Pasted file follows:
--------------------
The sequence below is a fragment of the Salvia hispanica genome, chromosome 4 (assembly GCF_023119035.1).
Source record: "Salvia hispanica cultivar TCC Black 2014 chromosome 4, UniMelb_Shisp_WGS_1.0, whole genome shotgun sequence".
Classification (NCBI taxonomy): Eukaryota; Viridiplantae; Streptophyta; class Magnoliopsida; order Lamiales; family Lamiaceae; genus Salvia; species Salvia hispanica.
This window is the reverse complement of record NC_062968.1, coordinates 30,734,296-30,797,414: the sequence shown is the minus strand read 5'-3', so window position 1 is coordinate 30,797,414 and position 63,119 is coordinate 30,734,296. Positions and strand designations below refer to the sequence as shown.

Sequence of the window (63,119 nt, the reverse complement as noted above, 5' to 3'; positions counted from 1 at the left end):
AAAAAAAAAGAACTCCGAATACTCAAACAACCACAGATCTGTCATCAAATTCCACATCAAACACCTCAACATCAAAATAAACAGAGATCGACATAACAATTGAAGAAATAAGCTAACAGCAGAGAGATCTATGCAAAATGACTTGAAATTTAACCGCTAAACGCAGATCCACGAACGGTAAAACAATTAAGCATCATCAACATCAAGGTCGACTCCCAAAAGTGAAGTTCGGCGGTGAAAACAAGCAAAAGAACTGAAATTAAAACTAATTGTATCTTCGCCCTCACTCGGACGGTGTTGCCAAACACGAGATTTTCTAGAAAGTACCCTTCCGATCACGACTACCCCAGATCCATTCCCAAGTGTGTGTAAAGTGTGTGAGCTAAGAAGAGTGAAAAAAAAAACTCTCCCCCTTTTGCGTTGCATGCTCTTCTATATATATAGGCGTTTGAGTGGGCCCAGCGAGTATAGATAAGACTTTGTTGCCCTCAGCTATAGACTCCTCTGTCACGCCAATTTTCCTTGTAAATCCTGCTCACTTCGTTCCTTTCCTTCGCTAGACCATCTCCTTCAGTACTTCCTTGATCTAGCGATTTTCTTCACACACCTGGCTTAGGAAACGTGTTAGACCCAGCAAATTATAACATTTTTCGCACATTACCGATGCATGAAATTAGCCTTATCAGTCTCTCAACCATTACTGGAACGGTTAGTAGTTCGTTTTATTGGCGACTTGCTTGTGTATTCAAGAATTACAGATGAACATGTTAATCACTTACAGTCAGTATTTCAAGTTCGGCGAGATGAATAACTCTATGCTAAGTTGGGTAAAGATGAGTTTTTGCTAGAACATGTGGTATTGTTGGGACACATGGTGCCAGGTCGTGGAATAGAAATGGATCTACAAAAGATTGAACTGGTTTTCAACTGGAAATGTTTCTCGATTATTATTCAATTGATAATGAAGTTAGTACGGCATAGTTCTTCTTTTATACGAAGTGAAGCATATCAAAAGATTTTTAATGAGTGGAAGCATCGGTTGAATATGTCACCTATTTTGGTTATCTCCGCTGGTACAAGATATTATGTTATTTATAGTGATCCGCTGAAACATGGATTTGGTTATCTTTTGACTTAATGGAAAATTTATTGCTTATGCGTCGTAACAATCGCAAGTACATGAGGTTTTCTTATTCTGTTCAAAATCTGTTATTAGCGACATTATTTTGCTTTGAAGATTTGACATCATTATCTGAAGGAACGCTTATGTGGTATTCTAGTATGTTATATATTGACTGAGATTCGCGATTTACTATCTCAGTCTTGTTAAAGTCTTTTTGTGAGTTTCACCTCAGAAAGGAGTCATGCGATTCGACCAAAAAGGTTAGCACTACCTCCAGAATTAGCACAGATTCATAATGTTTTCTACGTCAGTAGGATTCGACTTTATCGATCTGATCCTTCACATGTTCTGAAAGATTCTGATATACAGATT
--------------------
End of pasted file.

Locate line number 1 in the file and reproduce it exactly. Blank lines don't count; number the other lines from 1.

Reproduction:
The sequence below is a fragment of the Salvia hispanica genome, chromosome 4 (assembly GCF_023119035.1).